I held a lecture in January earlier this year entitled “Pop Is Becoming” in Bloomington, Illinois for a Humanities Festival. This lecture was based on Deleuze and Guattari’s idea that Pop — writing, music, etc. — is just a system of multiplicity, and that as ideas form and plateau, others inevitably rise to the surface, compounding on the original idea. I then pointed out how pop music is often based on utopian melodies, upbeat promises, and a life well-lived. I studied how this phenomenon in pop music contradicts prose as it is read on the page; lyrics switching emotions between stanzas, moderating a personality as the meter progresses.
In short, I talked about boy bands.
Coincidentally, at the climax of my poetic and music research, I had just heard BTS’s song “FAKE LOVE” off their 2018 “Love Yourself: Answer” compilation album. It was like hearing all these ideas at once, fast and bubbling. Thus began my desire to explore BTS and their facets.
This phenomenon with boy bands, consumerism, and fleeting emotion struck me as increasingly urgent, and still does. I wanted to explore the dissonance between a group of boys singing about desire, insecurity, and pop culture, and the immediate gratification of a fanbase willing to, and often succeeding, at making these topics quickly available to them.
Even if you aren’t sure who BTS is, you’ve heard of them. You’ve seen their faces on coffee cans, mall T-shirts, as the trending hashtag on Twitter … When “Dynamite,” BTS’ single of summer 2020 went live, the song broke YouTube most-viewed records within hours of its release. BTS is many things, but perhaps most importantly, it is a cross-genre Korean performance group with the transparency to be themselves. RM, Jin, Suga, J-Hope, Jimin, V, and JungKook. Together, they are a South Korean pop band singing about individualism, mental health, and literature. “Answer: Love Myself,” in particular, is a favorite of mine, attends to the idea of self-preservation and respect:
Maybe there’s no answer
Maybe this isn’t the answer either
It’s just that loving myself
Doesn’t require anyone else’s permission.
I’m looking for myself again,
But I don’t wanna die anymore.
Me, who used to be sad,
Me, who used to be hurt,
It’ll make me more beautiful.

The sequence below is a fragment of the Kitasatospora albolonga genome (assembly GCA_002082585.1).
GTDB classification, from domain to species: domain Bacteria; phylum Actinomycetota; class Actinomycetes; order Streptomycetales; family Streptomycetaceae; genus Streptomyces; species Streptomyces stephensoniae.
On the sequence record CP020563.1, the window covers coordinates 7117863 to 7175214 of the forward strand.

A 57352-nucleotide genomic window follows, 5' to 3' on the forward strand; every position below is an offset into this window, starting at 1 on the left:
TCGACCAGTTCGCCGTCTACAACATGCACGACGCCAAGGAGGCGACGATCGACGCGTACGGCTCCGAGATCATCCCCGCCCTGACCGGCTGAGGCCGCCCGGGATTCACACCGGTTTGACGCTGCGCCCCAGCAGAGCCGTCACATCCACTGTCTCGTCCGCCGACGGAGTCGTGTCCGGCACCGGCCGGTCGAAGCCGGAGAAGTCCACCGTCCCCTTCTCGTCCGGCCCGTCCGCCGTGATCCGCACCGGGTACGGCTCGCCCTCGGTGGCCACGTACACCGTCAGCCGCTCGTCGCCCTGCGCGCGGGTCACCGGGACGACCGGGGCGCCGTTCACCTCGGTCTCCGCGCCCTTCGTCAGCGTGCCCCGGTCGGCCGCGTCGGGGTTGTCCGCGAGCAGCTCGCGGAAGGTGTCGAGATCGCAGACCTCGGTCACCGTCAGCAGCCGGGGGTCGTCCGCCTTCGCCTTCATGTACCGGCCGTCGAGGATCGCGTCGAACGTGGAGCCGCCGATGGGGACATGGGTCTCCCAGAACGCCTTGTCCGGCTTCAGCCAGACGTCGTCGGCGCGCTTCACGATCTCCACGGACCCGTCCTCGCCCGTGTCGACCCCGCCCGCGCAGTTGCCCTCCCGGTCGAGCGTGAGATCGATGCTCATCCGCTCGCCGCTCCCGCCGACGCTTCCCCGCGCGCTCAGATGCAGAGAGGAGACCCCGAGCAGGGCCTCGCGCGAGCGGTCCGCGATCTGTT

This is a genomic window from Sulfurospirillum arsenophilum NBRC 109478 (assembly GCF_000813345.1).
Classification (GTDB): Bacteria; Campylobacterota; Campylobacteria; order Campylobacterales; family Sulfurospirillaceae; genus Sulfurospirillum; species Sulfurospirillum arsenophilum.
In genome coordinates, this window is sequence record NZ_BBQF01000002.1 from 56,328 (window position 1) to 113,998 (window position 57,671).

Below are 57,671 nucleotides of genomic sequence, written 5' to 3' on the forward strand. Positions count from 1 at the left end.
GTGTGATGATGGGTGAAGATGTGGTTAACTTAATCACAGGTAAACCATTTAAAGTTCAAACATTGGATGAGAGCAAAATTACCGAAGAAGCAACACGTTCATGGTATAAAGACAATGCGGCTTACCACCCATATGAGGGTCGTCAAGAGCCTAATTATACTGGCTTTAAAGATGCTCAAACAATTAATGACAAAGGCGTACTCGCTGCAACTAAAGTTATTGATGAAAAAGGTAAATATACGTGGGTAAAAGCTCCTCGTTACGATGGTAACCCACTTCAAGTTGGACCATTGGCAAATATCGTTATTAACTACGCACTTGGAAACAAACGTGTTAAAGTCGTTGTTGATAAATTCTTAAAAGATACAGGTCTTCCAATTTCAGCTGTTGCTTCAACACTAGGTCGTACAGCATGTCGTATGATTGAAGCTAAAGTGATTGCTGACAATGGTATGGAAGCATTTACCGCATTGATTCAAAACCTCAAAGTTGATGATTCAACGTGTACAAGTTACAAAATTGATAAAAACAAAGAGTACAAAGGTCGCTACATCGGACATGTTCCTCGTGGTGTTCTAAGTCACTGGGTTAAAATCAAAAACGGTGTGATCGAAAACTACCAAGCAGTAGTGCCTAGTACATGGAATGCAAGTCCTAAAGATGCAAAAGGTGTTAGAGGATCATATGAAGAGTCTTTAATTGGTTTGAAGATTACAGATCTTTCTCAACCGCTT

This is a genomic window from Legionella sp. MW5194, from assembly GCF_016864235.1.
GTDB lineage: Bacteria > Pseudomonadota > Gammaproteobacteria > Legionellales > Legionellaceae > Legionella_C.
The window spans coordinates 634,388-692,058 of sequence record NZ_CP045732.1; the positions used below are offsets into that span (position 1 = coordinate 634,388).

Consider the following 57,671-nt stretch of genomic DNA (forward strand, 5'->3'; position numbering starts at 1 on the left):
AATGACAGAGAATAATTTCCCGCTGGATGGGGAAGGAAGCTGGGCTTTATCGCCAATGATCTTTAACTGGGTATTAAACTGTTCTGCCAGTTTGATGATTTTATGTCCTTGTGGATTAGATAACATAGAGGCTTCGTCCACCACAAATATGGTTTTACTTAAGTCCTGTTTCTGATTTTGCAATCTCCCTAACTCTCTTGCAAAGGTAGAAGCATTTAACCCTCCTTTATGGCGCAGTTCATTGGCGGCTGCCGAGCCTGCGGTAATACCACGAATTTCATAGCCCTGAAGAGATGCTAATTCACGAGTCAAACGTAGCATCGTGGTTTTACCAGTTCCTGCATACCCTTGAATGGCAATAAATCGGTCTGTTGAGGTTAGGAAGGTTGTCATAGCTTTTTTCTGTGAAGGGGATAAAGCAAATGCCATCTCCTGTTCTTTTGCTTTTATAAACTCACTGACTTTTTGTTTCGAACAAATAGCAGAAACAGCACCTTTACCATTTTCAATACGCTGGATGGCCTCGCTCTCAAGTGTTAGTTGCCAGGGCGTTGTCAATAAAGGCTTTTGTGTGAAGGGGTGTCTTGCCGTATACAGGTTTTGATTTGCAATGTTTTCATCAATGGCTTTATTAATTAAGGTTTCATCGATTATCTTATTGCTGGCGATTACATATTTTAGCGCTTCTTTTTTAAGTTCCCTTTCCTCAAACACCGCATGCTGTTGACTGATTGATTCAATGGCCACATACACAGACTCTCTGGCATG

But with BTS in particular, it’s vital to see their other angles, including their global fanbase known as the “BTS ARMY.” BTS, although talented on their own, would have no commercial success were it not for their widespread admirers — many of whom are members of the LGBTQ community, advocates for trans rights, and young girls who live unabashedly unafraid of their passions.
There is a long legacy of young girls being the foundation of a pop phenomenon’s success. When young women decide to support something, it’s so unabashed that it’s forceful, influential. Teenage girls start arena tours — sold out ones at that. They fund salaries. They create a safe space for other communities. And in the reciprocal relationship of their fans, BTS has become increasingly aware of how to use their influence to encourage social change, publicly supporting mental health and LGBTQ rights at concerts, online, and in front of the UN. In 2020 alone, the BTS ARMY entered national news for their record-breaking ability to “get shit done.”
In March of this year, a couple of months after my lecture in Bloomington, I walked into a café in Wicker Park on my work break. I walked in to see groups of teenage girls sharing coffee together, passing around artwork and fan-made posters of BTS. A receipt of your coffee got you a ticket to the birthday party of Suga, one of the BTS members. The event was curated by Chicago with BTS, a Twitter personality who helps organize fan events for BTS in the Chicago neighborhoods. They were showcasing art by My Suga Faith. All proceeds from the event went to Music Unites, a nonprofit working to transform music in inner-city education. Chicago with BTS has been active on social media promoting virtual events and fan-made art all throughout the COVID-19 pandemic.
In the midst of the Black Lives Matter movement in the United States this summer, sparking from the unjust death of George Floyd in Minneapolis, the Bangtan Boys ARMY gathered to raise over $1 million in funds for the Black liberation movement, mostly in one single day.
This fundraiser sparked one ARMY member to create an ongoing charity project on Twitter titled One in an ARMY. They raised monthly goals for rotating donation listings through a sleuth of BTS fan volunteers. Aditi Bhandari, a writer for Reuters Graphics, compiled a list of data spreading across social media platforms mapping the mass effect of the BTS ARMY lending their money, time, and support for the band and various social activism.
When I want to feel accompanied, when I want to have the best day of my life, BTS is the soundtrack to that side of me. BTS represents this constant community across borders – whether that be internally, across the street, or online. When we talk about pop music in the 2020s, we are attributing to contexts that pop music is no longer self-aware lyrics and the stereotyped upbeat rhythms. Completely modernist and evocative, BTS is about the ARMY that has embraced them.